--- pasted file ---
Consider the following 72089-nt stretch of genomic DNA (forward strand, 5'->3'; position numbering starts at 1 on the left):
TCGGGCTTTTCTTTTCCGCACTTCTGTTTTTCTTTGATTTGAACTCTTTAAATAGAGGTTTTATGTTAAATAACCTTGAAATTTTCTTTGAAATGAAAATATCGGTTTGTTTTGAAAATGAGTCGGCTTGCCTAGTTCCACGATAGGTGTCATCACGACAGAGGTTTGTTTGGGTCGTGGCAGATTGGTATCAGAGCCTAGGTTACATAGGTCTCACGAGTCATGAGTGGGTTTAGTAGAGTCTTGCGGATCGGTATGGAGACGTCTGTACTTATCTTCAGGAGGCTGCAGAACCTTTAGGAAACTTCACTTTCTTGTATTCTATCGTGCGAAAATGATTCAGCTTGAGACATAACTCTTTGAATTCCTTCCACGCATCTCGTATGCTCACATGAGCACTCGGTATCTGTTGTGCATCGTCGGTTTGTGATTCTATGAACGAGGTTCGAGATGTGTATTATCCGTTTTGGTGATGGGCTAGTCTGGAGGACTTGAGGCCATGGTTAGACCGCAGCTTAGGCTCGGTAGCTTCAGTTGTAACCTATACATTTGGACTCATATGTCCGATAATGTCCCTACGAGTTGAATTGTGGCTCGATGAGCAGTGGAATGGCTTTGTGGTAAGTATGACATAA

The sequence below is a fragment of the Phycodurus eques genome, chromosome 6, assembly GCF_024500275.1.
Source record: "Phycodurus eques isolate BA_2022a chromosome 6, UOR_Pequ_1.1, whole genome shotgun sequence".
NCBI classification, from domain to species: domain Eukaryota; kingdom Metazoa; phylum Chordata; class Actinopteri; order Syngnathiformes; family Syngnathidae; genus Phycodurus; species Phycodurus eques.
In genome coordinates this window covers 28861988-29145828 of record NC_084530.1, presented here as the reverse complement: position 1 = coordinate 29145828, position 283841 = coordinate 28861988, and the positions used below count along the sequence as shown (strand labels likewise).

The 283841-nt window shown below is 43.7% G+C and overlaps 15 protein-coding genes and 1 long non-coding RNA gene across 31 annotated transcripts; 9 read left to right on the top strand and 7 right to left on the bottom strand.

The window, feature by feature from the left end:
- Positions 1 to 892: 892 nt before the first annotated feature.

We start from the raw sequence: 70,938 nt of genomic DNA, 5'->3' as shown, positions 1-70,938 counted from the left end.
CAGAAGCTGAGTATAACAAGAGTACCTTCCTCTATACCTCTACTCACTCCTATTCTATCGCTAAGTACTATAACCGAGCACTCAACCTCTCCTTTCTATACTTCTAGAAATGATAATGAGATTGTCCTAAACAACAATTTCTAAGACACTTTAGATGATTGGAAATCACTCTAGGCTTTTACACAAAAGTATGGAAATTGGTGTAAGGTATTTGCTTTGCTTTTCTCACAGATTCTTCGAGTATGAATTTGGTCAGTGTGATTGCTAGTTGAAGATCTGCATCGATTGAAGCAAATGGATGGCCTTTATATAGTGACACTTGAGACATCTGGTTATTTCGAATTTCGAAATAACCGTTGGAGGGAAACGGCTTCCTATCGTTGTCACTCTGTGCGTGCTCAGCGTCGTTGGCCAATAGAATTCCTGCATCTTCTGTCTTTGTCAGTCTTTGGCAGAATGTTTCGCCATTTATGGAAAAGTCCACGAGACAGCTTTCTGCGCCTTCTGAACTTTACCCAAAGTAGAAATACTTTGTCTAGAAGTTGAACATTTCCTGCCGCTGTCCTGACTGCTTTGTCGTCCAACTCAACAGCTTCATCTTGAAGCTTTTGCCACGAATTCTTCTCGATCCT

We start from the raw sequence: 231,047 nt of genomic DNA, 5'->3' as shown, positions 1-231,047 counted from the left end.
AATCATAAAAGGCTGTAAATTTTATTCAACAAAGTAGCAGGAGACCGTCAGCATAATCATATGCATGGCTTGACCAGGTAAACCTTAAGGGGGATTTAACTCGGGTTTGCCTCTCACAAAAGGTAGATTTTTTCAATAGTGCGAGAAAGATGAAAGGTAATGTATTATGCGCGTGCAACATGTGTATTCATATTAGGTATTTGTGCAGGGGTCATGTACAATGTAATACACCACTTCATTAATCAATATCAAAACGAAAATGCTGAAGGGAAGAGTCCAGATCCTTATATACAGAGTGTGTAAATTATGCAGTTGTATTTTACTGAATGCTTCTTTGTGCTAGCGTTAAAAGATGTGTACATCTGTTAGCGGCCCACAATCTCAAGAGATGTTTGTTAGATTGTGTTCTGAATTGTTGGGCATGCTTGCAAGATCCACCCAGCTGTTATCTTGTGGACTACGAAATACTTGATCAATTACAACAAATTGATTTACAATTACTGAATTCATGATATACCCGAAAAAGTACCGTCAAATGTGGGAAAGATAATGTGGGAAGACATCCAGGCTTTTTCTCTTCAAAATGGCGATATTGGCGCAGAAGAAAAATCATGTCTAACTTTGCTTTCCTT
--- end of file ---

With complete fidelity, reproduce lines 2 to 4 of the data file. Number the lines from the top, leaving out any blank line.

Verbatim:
TCGGGCTTTTCTTTTCCGCACTTCTGTTTTTCTTTGATTTGAACTCTTTAAATAGAGGTTTTATGTTAAATAACCTTGAAATTTTCTTTGAAATGAAAATATCGGTTTGTTTTGAAAATGAGTCGGCTTGCCTAGTTCCACGATAGGTGTCATCACGACAGAGGTTTGTTTGGGTCGTGGCAGATTGGTATCAGAGCCTAGGTTACATAGGTCTCACGAGTCATGAGTGGGTTTAGTAGAGTCTTGCGGATCGGTATGGAGACGTCTGTACTTATCTTCAGGAGGCTGCAGAACCTTTAGGAAACTTCACTTTCTTGTATTCTATCGTGCGAAAATGATTCAGCTTGAGACATAACTCTTTGAATTCCTTCCACGCATCTCGTATGCTCACATGAGCACTCGGTATCTGTTGTGCATCGTCGGTTTGTGATTCTATGAACGAGGTTCGAGATGTGTATTATCCGTTTTGGTGATGGGCTAGTCTGGAGGACTTGAGGCCATGGTTAGACCGCAGCTTAGGCTCGGTAGCTTCAGTTGTAACCTATACATTTGGACTCATATGTCCGATAATGTCCCTACGAGTTGAATTGTGGCTCGATGAGCAGTGGAATGGCTTTGTGGTAAGTATGACATAA

The sequence below is a fragment of the Phycodurus eques genome, chromosome 6, assembly GCF_024500275.1.
Source record: "Phycodurus eques isolate BA_2022a chromosome 6, UOR_Pequ_1.1, whole genome shotgun sequence".